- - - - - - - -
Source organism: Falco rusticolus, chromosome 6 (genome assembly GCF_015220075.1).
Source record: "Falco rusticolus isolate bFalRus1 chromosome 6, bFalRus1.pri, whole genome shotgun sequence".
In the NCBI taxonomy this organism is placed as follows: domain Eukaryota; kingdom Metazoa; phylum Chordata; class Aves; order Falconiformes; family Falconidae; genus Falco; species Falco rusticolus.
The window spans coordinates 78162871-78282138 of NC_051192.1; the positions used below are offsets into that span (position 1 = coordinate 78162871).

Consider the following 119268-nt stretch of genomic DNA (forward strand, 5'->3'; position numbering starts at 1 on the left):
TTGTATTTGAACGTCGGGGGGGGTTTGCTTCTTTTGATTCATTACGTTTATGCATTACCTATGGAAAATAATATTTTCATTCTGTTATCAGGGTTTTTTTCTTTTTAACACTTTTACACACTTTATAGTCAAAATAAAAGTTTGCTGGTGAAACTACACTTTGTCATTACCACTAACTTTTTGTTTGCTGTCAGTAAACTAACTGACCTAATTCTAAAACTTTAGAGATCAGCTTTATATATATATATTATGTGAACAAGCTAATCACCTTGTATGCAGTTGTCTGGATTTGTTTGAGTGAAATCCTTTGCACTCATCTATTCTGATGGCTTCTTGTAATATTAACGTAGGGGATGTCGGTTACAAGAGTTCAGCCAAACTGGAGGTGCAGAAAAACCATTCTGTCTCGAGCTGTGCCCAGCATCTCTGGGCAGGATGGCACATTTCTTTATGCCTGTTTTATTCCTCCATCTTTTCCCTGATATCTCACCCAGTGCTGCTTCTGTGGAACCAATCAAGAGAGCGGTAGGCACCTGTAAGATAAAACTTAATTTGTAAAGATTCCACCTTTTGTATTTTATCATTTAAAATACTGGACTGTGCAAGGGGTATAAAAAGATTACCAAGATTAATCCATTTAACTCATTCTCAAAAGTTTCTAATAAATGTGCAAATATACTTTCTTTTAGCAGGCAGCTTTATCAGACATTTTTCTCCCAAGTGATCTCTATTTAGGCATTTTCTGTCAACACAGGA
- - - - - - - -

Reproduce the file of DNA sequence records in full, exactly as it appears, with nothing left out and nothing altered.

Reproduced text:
Source organism: Falco rusticolus, chromosome 6 (genome assembly GCF_015220075.1).
Source record: "Falco rusticolus isolate bFalRus1 chromosome 6, bFalRus1.pri, whole genome shotgun sequence".
In the NCBI taxonomy this organism is placed as follows: domain Eukaryota; kingdom Metazoa; phylum Chordata; class Aves; order Falconiformes; family Falconidae; genus Falco; species Falco rusticolus.
The window spans coordinates 78162871-78282138 of NC_051192.1; the positions used below are offsets into that span (position 1 = coordinate 78162871).

Consider the following 119268-nt stretch of genomic DNA (forward strand, 5'->3'; position numbering starts at 1 on the left):
TTGTATTTGAACGTCGGGGGGGGTTTGCTTCTTTTGATTCATTACGTTTATGCATTACCTATGGAAAATAATATTTTCATTCTGTTATCAGGGTTTTTTTCTTTTTAACACTTTTACACACTTTATAGTCAAAATAAAAGTTTGCTGGTGAAACTACACTTTGTCATTACCACTAACTTTTTGTTTGCTGTCAGTAAACTAACTGACCTAATTCTAAAACTTTAGAGATCAGCTTTATATATATATATTATGTGAACAAGCTAATCACCTTGTATGCAGTTGTCTGGATTTGTTTGAGTGAAATCCTTTGCACTCATCTATTCTGATGGCTTCTTGTAATATTAACGTAGGGGATGTCGGTTACAAGAGTTCAGCCAAACTGGAGGTGCAGAAAAACCATTCTGTCTCGAGCTGTGCCCAGCATCTCTGGGCAGGATGGCACATTTCTTTATGCCTGTTTTATTCCTCCATCTTTTCCCTGATATCTCACCCAGTGCTGCTTCTGTGGAACCAATCAAGAGAGCGGTAGGCACCTGTAAGATAAAACTTAATTTGTAAAGATTCCACCTTTTGTATTTTATCATTTAAAATACTGGACTGTGCAAGGGGTATAAAAAGATTACCAAGATTAATCCATTTAACTCATTCTCAAAAGTTTCTAATAAATGTGCAAATATACTTTCTTTTAGCAGGCAGCTTTATCAGACATTTTTCTCCCAAGTGATCTCTATTTAGGCATTTTCTGTCAACACAGGA